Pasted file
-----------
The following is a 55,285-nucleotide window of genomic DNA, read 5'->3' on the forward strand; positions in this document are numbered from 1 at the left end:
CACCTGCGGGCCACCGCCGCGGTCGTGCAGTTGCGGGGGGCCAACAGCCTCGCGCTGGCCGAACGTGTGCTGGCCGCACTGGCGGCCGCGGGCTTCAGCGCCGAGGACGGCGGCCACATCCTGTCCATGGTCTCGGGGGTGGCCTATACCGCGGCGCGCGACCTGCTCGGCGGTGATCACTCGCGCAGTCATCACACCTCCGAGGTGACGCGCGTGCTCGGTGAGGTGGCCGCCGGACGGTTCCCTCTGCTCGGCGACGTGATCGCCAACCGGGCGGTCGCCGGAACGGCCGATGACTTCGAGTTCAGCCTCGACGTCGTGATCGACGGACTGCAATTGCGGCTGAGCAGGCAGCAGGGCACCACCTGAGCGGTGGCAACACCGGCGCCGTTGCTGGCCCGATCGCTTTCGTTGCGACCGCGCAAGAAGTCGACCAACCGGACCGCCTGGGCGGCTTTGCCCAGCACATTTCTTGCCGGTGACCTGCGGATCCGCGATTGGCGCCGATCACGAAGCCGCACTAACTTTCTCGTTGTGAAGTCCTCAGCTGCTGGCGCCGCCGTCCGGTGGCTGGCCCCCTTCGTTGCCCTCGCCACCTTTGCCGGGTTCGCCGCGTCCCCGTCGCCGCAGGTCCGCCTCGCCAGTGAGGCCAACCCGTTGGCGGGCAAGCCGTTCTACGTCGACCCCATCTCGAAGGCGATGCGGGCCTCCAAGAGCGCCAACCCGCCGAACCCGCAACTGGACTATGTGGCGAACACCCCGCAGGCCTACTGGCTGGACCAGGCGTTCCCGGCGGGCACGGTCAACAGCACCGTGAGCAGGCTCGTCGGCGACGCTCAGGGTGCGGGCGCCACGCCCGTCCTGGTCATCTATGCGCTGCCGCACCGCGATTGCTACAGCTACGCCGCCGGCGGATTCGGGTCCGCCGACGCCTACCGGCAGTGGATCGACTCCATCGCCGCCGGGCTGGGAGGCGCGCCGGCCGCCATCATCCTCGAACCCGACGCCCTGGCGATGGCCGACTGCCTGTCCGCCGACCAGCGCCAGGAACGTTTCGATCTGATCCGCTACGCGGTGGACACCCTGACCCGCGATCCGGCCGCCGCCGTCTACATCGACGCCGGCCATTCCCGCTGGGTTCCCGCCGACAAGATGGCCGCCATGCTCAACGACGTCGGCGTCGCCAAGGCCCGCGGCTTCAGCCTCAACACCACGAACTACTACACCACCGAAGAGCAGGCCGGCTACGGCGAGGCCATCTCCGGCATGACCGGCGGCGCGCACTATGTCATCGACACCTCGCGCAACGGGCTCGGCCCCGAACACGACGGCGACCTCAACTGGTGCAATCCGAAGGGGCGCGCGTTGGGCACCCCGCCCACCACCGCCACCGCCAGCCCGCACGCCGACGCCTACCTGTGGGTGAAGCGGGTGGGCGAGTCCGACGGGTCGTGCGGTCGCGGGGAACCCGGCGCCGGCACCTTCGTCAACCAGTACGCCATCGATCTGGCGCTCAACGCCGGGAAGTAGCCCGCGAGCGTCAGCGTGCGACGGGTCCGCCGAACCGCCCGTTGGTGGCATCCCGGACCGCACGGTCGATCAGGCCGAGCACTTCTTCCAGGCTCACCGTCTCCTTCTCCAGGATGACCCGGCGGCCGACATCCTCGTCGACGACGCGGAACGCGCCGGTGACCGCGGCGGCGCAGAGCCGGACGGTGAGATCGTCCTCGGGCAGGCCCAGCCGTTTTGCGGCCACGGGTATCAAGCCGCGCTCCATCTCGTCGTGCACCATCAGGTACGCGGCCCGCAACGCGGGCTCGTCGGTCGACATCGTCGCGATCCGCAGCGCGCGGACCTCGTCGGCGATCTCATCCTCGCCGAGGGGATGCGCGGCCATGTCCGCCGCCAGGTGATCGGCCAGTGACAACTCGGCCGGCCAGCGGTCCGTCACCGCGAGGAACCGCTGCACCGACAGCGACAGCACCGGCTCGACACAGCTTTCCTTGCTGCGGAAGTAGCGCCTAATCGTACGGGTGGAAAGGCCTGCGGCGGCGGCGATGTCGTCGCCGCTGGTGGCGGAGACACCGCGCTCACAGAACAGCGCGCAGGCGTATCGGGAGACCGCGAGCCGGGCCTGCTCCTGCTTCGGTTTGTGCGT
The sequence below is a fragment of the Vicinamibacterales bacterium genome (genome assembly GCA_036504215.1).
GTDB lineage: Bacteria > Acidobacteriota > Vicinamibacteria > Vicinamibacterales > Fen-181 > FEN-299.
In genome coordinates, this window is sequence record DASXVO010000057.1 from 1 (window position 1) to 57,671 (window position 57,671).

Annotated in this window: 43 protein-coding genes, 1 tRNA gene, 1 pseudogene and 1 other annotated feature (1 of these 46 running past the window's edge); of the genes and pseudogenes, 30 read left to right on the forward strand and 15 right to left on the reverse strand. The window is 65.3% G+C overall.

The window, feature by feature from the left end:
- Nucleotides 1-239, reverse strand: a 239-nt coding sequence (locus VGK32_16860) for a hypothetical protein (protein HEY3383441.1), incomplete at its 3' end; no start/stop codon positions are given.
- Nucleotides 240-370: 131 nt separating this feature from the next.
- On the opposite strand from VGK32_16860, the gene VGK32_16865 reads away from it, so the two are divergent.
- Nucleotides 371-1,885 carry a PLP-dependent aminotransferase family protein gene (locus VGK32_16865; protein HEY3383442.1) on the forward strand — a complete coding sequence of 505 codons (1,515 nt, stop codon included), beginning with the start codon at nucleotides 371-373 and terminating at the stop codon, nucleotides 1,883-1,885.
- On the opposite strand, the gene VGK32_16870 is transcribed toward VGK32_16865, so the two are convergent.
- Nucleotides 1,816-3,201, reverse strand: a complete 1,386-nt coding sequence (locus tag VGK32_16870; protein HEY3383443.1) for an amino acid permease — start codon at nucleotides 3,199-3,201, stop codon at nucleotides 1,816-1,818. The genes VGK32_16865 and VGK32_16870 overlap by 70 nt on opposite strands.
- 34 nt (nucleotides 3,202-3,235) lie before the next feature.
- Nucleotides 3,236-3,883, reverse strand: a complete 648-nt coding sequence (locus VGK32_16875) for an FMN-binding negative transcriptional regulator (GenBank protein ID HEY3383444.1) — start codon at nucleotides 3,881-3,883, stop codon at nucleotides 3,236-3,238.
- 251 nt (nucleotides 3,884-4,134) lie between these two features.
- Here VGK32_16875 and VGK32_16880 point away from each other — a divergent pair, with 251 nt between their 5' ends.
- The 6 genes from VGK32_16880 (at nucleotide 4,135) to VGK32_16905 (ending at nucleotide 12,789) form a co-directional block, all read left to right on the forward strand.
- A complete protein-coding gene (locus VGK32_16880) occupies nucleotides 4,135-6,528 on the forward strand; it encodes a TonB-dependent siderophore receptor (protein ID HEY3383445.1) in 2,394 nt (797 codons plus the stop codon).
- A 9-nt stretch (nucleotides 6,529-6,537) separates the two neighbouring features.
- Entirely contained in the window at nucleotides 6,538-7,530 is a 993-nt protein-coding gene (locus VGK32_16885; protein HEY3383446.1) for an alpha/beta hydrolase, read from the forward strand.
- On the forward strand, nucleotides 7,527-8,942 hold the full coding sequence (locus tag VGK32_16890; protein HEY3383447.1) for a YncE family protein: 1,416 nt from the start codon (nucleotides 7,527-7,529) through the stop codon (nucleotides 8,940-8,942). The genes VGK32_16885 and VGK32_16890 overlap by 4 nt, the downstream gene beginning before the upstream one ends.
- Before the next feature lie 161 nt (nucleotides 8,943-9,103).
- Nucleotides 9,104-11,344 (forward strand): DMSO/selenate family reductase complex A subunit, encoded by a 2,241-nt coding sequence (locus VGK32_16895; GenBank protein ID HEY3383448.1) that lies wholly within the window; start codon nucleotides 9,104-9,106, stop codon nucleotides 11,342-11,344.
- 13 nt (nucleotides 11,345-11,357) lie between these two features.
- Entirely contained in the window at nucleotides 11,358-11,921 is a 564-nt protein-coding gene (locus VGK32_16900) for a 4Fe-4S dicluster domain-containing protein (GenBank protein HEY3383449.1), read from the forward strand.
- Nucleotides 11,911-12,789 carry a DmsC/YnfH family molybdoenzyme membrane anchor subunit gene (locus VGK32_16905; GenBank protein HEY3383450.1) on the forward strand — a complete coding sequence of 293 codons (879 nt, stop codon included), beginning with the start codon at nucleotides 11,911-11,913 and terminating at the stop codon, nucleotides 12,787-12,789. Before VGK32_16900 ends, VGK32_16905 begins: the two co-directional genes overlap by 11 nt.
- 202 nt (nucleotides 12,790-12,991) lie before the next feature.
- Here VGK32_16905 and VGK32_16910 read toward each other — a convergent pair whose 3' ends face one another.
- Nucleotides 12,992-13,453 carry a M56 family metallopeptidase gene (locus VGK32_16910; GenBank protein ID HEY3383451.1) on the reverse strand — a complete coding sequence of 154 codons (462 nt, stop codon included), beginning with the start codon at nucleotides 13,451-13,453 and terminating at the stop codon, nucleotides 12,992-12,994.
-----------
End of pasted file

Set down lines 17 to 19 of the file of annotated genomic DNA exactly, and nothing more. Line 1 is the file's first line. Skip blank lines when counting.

- Here VGK32_16875 and VGK32_16880 point away from each other — a divergent pair, with 251 nt between their 5' ends.
- The 6 genes from VGK32_16880 (at nucleotide 4,135) to VGK32_16905 (ending at nucleotide 12,789) form a co-directional block, all read left to right on the forward strand.
- A complete protein-coding gene (locus VGK32_16880) occupies nucleotides 4,135-6,528 on the forward strand; it encodes a TonB-dependent siderophore receptor (protein ID HEY3383445.1) in 2,394 nt (797 codons plus the stop codon).